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As partisan divide grows, younger Americans show interest in third parties 

A new survey finds nearly half of voters under the age of 49 said they wish there were more political parties to choose from.

(CN) — Political polarization in the United States has increased significantly since 2016, with both Republicans and Democrats viewing members of the opposing party as more closed-minded, dishonest, immoral, unintelligent and lazy compared to just six years ago.

A new survey published Tuesday by Pew Research Center indicates that more Americans than ever before identify as either Republican or Democrat because they feel the policies of the opposing party are harmful to the country.  

But at the same time, the survey of 6,174 U.S. adults, conducted between June 27 and July 4, also revealed that as many as 71% of respondents were at least partially frustrated by the absence of other major political parties involved in national politics. That sentiment is especially prevalent among younger voters who identify as independents, even if they tend to lean toward one of the major political parties. Nearly half (47%) of all respondents under 49 said they wish there more parties to choose from.

Further, more Americans than ever before harbor unfavorable opinions of both major political parties, a metric which rose from a rate of 6% in 1994 to 27% today.   

Those who identified as independents cited an unwillingness to put a political label on their views. Still, many of those lean toward one of the major parties, even if they express frustration with party leadership. About 40% of independents who lean toward the Democratic Party expressed frustration with leadership, compared to 39% of independents who lean Republican.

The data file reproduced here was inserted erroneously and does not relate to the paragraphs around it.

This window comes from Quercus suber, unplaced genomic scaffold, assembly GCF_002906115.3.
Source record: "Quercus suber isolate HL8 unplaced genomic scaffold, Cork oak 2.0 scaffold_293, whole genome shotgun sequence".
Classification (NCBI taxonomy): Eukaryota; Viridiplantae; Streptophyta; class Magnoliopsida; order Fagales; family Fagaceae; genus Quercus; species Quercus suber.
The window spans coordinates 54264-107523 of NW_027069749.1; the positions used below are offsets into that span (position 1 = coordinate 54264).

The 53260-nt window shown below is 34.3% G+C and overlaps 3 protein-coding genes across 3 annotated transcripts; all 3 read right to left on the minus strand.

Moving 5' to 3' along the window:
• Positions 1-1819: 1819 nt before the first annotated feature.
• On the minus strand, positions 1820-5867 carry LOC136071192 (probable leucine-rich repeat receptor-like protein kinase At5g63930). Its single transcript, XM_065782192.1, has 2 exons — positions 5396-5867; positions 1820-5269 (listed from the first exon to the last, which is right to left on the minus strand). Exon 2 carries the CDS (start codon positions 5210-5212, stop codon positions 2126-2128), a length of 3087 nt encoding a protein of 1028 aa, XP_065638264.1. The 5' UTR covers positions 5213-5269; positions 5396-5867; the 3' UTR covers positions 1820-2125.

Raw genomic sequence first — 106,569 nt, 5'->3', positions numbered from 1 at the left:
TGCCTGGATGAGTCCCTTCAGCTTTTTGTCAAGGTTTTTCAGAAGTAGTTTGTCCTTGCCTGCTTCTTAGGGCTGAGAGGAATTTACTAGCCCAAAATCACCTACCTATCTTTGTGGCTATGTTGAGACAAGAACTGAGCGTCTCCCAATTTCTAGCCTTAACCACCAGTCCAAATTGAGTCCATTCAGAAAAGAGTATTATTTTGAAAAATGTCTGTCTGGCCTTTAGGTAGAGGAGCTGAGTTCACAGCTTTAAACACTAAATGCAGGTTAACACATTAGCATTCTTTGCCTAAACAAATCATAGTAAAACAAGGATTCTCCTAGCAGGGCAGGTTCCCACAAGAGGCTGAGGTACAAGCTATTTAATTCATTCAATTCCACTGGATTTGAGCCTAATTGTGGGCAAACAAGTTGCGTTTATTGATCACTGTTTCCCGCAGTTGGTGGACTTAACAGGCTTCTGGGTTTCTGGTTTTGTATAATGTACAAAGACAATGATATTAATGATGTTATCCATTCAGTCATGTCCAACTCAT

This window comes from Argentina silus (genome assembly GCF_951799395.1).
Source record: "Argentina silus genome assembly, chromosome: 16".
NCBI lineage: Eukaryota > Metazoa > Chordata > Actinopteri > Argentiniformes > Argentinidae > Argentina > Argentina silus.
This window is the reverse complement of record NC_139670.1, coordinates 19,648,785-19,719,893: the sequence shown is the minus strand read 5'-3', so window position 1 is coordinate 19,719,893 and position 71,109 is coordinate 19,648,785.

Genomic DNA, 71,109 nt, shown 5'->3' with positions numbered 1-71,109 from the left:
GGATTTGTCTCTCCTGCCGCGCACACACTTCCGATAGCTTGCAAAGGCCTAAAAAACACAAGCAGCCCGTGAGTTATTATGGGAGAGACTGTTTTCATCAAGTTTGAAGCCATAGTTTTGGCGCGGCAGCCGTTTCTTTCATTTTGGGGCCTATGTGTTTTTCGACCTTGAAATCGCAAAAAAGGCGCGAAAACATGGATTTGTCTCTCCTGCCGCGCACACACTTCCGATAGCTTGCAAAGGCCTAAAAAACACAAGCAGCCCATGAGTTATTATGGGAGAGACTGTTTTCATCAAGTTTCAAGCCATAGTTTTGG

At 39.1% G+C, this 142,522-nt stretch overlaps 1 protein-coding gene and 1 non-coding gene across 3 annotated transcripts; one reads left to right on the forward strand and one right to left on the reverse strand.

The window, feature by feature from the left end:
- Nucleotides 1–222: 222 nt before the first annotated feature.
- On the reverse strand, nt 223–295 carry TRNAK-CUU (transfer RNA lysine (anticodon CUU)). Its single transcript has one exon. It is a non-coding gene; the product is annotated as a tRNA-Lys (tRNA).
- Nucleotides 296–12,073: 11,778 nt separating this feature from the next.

Notably, the survey found that more than half of Republicans appreciate those among their party who propagate the lie that former President Donald Trump won the 2020 election. Only 17% of Republicans indicated they did not appreciate such misinformation.  

Still, Pew determined the number of people who harbor deeply negative views of the opposing party has also grown. In 1994, just 21% of Republicans had “very unfavorable” views of the Democratic Party. Today, that number has grown to 62%. On the other side of the aisle, 17% of Democrats had unfavorable views of the Republican Party in 1994, but that number has increased to 54% today.  

Yet more than half of respondents said a person’s political affiliation is not a reflection of their character. Of those polled, 54% said political affiliation does not speak to whether someone is a good or bad person, while on the contrary, 15% said it speaks volumes.  

All told, 27% of respondents have unfavorable views of both parties, which is up from 6% in 1994. Around 37% of those with unfavorable views of both parties were between the ages of 18 to 29, while 34% were between the ages of 30 to 49. 

The survey also examined the growing divide in presidential approval ratings, determining the partisan gaps on recent presidents have grown much wider than presidents from the second half of the 20th century.  Average approval ratings of presidents by members of the opposing party fell from a high of 49% for both Dwight D. Eisenhower and John F. Kennedy to a low of 6% for Donald Trump and 7% for Joe Biden. 

“More than six decades ago, President Eisenhower enjoyed an average 88% approval rating from Republicans and a 49% approval rating from Democrats, a 39 percentage point partisan gap,” the study reported. “And during [Lyndon] Johnson’s presidency, 70% of Democrats, on average, approved of his handling of the job, compared with 40% of Republicans – a partisan gap of 30 points."

It added, "In the years since, the partisan divide in presidential ratings has grown relatively steadily, largely as average out-party ratings of the president’s job performance have declined. Across his eight years in office, an average of 23% of Democrats approved of George W. Bush’s performance. That dropped to an average of 14% of Republicans approving of Obama’s performance over his eight years, resulting in average partisan approval gaps of 58 points for Bush and 67 points for Obama." 

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